Another area where those in power try to put a positive spin on a phenomenon is violence. During the riots two years ago in the wake of George Floyd’s death, there were two what I regard as particularly seminal moments. The first one was on May 29, 2020, when an MSNBC reporter, standing in front of a burning building in Minneapolis, said, “This is mostly a protest. It is not generally speaking unruly.” Three months later, following the shooting death of Jacob Blake in Kenosha, Wisconsin, a CNN reporter, standing in front of a raging fire, was reporting on what was happening. At the bottom of the screen was the caption “Fiery But Mostly Peaceful Protests After Police Shooting.” Both MSNBC and CNN were widely mocked, and rightly so, for referring to these riots as “protests,” while adding fuel to the mockery fire with the words “not…unruly” and “mostly peaceful.”

Compare those 2020 riots with the peaceful, albeit sometimes vociferous, protests at school-board meetings by parents in 2021. The NSBA (National School Boards Association) wrote a letter to the Biden administration including the following: “As these acts of malice, violence, and threats against public school officials have increased, the classification of these heinous actions could be the equivalent to a form of domestic terrorism and hate crimes.” The fact is, there have been some threats (mostly not at the school-board meetings but in letters), but no violence. The NSBA later apologized for the letter, but the damage was done. This characterization of words as “violence” is in keeping with the growing tendency on university campuses to refer to ideas that you disagree with as “violence.” Just to reiterate, during the summer of 2020 riots, there were plenty of acts of violence, including the aforementioned fires, but also violent looting and murders.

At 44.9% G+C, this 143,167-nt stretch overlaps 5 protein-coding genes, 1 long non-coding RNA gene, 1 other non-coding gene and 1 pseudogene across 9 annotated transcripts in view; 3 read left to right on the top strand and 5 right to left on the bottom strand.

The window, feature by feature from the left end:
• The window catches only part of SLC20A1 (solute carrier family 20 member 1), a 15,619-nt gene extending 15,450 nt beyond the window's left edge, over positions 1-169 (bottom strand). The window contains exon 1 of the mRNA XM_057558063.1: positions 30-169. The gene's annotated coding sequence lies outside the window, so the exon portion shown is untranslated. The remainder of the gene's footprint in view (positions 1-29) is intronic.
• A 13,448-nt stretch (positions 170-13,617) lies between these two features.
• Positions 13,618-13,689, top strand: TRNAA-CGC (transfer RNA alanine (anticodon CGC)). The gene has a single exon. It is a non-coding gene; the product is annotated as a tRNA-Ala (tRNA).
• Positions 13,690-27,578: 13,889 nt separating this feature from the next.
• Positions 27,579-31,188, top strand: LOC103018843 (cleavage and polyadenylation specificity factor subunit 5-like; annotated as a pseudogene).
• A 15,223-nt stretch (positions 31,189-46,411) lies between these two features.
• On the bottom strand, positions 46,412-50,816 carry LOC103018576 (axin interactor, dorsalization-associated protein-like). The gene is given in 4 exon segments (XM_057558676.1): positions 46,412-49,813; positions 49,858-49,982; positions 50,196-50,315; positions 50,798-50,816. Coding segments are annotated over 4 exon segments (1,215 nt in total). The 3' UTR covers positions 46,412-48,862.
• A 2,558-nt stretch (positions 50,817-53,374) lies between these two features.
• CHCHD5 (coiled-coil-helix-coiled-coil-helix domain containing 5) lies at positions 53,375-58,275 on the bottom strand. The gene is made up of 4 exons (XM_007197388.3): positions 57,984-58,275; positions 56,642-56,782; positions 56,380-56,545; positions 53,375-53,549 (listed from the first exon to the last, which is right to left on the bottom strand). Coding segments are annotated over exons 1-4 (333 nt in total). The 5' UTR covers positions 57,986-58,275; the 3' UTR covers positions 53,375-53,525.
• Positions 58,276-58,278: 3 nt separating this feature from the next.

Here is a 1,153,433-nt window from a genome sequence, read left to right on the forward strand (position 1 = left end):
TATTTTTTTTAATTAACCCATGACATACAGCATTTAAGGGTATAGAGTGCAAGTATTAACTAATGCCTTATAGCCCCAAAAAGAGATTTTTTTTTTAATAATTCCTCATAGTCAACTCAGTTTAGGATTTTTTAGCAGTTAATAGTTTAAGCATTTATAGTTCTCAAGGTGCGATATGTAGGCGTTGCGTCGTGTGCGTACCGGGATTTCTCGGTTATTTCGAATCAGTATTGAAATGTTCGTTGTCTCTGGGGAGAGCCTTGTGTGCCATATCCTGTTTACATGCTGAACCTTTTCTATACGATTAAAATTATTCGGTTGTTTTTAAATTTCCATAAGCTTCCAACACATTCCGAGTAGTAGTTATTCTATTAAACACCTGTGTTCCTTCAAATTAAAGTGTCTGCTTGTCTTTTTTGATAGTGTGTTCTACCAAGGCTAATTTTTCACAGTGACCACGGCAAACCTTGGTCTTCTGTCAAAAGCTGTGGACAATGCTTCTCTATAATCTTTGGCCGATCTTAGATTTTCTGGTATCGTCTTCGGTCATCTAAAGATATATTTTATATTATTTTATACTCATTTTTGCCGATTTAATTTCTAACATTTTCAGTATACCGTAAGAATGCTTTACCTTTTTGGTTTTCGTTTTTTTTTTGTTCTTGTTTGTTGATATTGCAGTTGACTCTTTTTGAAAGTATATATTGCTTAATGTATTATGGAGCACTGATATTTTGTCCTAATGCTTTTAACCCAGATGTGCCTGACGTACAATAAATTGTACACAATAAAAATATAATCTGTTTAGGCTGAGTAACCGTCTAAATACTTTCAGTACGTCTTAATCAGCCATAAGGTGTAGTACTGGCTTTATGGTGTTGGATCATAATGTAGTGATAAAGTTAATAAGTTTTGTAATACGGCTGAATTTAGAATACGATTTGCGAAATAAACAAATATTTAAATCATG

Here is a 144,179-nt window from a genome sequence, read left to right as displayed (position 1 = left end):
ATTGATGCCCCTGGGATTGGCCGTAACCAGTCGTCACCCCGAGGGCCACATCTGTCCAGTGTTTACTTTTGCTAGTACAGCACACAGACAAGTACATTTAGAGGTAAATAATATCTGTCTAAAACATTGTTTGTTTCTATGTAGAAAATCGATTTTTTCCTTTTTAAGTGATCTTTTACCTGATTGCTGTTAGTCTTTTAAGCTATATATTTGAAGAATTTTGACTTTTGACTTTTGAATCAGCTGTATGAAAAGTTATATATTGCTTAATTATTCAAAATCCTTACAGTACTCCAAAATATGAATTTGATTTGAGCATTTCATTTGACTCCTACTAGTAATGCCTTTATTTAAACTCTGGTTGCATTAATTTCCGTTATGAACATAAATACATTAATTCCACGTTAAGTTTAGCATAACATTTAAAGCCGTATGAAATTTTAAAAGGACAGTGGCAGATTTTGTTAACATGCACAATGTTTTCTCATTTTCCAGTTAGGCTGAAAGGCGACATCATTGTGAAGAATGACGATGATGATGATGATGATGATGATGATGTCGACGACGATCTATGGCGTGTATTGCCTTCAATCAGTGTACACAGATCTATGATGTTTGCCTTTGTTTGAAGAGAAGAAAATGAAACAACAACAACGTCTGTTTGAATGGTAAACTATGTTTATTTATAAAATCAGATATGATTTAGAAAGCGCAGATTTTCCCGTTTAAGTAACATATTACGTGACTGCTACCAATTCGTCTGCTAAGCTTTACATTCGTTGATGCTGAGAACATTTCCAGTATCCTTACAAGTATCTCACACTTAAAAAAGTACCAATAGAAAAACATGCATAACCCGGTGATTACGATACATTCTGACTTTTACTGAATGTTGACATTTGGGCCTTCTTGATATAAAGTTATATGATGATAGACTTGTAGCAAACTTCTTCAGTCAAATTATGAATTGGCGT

I’m sorry to say that even among pastors, I’ve noticed a word change that I think is significant. Have you heard the word “sin” lately? Thankfully, in the church that my wife and I are now a part of, our pastor is not afraid to use this word. However, at a previous church, it had been a long time since I’d heard it; the same is true with some, but thankfully not all, other pastors that I’ve heard and read. A common substitute is “mistake” or “wrong choice.” Let’s be clear: our sin is abhorrent to our holy God; that’s why Jesus died for us!

Thankfully, even as the powers that be, including some pastors, sometimes use euphemistic and obfuscating language, this is what the Lord tells us in Isaiah 40:6: “All men are like grass.” Two verses later, we are told, “The grass withers and the flowers fall, but the Word of our God stands forever.” The apostle Peter also quotes these words in 1 Peter 1:24-25. Yes, even as the world around us continues to change at lightning speed, including language, the Word of God stands forever, unchanging. We can always trust the Lord and His Word.

12 thoughts on “Changing Language, Changing Perceptions

  1. I got tired of trying to reset my password. So here is my comment.

    I am glad you wrote about this. This information is so needed.

    George Carlin was a wonder in dealing with euphemisms, pointing out language-altering words and meanings. As he got older, he got very harsh and to the point. I loved his monologues. Unfortunately, he stepped way over the line, with his language, F-word usage and other words. And his rants concerning religions, were at times, on the money, and he nailed it, pointing out the absurdity and hypocrisies many held to and did. But he didn’t know when to stop, and kept on, until he was so incorrect I could no longer listen to him.